After yet another year of US outperformance, many investors will be regretting their low exposure to America and wondering how much longer a market – which already accounts for more than half of the combined value of global indices – can continue to beat the rest of the world. Admittedly, the S&P 500 index measured in sterling only beat the rest of the world by 3% last year. But the margins over the UK and continental European indices were 14% and 11% respectively. Eventually, the tide will turn and the US will lag, but pundits have been wrongly forecasting this for years.
There’s no doubt that the US market, trading at a historic multiple of nearly 20 times 2016 earnings, seems expensive relative to other developed markets. But double-digit earnings growth, supported by economic growth above 2%, would reduce the valuation to more attractive levels. Moreover, the US is home to a disproportionate number of world-beating, innovative growth companies that have become global household names. So the US market surely deserves its premium rating.
The good news is that investors don’t need to worry about when it is right to raise or reduce their exposure to US stocks. By buying into the higher-quality global funds, they can leave that decision to a manager who can make the judgment based on the relative merits of companies around the globe.
Baillie Gifford’s Scottish Mortgage Investment Trust (LSE: SMT) is, rightly, everybody’s favourite in the sector. Manager James Anderson, an evangelist for long-term investment in growth companies, points out that what looks expensive in the short term can, with high rates of growth, quickly become cheap.
Inevitably, US companies account for nearly half of his portfolio. The top-ten holdings, which account for more than half of the trust’s assets, include Amazon, Illumina, Tesla and Alphabet (formerly known as Google). It also includes Chinese internet companies Tencent, Baidu and Alibaba. Despite a three-year return of 54%, Scottish Mortgage has one of the lowest expense ratios in the market at 0.45%.
The Mid Wynd International Investment Trust (LSE: MWY) is far less well known, but has performed almost as well as Scottish Mortgage, returning 52% over three years. Artemis snatched this fund from Baillie Gifford in 2014, and it has grown in size to £130m since, but it doesn’t yet appear on the radar screens of the big wealth managers.
The portfolio is less concentrated than that of Scottish Mortgage – the top-ten holdings accounting for less than 25% of the portfolio. The fund is also less focused on technology. “Online services” account for more than 20% of the portfolio, but this is one of several investment themes that guide the stock-picking process: others include “retiree spending power”, “tourism” and “media content”.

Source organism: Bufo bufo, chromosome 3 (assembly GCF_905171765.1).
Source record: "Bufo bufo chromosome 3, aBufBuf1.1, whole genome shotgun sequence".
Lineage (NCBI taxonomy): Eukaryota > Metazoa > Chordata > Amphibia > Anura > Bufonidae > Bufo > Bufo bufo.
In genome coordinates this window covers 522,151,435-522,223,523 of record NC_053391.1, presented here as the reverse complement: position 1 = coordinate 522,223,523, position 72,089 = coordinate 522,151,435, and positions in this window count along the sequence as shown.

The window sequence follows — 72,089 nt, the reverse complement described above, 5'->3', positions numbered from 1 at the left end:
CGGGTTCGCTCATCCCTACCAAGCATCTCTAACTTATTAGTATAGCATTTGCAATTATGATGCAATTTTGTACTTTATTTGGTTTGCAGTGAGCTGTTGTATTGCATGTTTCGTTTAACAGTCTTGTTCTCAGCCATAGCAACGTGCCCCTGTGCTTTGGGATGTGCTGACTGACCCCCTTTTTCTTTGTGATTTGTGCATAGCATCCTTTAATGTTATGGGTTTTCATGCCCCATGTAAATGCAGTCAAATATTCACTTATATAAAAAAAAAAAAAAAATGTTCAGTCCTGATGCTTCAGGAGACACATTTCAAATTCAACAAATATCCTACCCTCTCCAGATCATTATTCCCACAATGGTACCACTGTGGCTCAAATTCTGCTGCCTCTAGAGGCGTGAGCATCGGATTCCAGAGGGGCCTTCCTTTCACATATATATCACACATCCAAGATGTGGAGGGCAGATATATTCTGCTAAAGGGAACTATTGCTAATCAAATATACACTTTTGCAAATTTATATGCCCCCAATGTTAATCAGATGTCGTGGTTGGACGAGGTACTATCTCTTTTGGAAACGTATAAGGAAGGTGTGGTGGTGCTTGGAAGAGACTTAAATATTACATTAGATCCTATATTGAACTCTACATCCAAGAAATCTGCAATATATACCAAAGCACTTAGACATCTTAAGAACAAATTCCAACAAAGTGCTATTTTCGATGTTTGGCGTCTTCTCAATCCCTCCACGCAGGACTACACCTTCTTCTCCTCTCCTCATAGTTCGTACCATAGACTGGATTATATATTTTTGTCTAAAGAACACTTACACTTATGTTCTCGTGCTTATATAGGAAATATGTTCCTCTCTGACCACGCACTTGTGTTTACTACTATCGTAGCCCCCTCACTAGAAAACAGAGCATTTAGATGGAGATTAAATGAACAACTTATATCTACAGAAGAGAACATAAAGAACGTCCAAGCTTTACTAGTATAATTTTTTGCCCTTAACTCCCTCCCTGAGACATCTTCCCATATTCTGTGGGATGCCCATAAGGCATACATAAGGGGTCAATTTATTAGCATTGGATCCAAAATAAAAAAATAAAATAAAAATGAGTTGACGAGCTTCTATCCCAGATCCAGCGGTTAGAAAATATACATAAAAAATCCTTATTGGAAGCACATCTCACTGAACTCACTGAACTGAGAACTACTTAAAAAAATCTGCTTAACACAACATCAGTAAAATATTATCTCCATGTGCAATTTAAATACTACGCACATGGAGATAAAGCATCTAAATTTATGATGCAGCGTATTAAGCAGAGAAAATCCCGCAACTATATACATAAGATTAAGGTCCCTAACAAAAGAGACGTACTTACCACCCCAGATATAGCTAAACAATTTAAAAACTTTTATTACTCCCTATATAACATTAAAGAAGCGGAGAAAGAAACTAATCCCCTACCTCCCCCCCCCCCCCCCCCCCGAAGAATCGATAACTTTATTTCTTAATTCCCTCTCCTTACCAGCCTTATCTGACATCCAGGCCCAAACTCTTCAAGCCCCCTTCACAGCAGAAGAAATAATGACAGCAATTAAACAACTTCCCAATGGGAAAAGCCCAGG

Exposure to North America, at above 50%, is about the same as for the MSCI World index, but, as with Scottish Mortgage, the portfolio is very different from the MSCI index, and little time is wasted on macro-economic or political issues – the focus is on picking stocks rather than asset allocation, with an eye to profiting from long-term change. The expense ratio of 0.7% is a bit higher than at Scottish Mortgage, but still moderate.
What both funds show is that great performance doesn’t come from the big investment teams, scripted investment processes and computerised number screening that the investment consultants love – but from small, clear-thinking and nimble teams who stand apart from the investment consensus.
In the news this week…
• Looking at the performance of Neil Woodford’s Patient Capital Trust since its launch, it seems the manager is stretching the patience of his followers, says Brian Dennehy on FundExpert.co.uk. Woodford’s new fund was designed to represent his best blue-chip ideas in addition to early stage and early growth firms. But “we suggested that you might be better advised to opt for proven funds in each of these two areas”, says Dennehy.
If you’d invested in the Liontrust UK Small Companies fund and Schroder Recovery fund in February 2015, you would have made a collective 35%, relative to Patient Capital’s loss of 9%. “Woodford deservedly commands huge respect,” says Dennehy. “But we see no evidence that this particular offering of his is about to provide better returns than proven alternatives.”
• The Financial Conduct Authority has put forward proposals to prevent property fund suspensions from happening again during times of stockmarket stress, says Danielle Levy on Citywire.co.uk. Six major property funds suspended trading last summer after a wave of investor redemptions (investors pulling their money out) left managers with insufficient liquid assets to meet the requests.
The regulator has suggested several options for dealing with the problem, including a cap on the proportion of a fund that can be invested in illiquid assets; a restructuring of funds so that private and professional investors do not put money into the same vehicle; and a secondary market whereby investors could sell their shares in the open market.